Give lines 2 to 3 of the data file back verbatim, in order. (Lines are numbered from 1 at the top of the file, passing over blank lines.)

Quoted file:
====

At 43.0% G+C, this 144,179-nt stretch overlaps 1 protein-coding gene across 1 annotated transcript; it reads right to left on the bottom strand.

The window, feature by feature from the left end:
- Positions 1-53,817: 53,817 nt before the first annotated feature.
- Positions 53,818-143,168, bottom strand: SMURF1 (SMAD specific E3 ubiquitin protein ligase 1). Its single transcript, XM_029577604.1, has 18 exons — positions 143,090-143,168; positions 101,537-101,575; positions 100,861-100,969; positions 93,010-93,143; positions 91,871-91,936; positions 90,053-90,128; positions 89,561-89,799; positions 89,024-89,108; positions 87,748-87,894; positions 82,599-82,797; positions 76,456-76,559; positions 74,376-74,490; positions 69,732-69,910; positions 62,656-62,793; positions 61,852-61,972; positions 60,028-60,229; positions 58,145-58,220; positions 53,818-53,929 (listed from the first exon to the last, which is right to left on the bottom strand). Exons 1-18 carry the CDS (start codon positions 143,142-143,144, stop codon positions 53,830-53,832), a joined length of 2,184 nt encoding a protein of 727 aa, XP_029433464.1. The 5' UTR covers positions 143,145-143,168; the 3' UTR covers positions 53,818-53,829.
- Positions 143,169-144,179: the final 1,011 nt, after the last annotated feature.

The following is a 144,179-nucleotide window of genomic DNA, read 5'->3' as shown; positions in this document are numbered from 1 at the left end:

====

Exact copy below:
The window, feature by feature from the left end:
- Positions 1-53,817: 53,817 nt before the first annotated feature.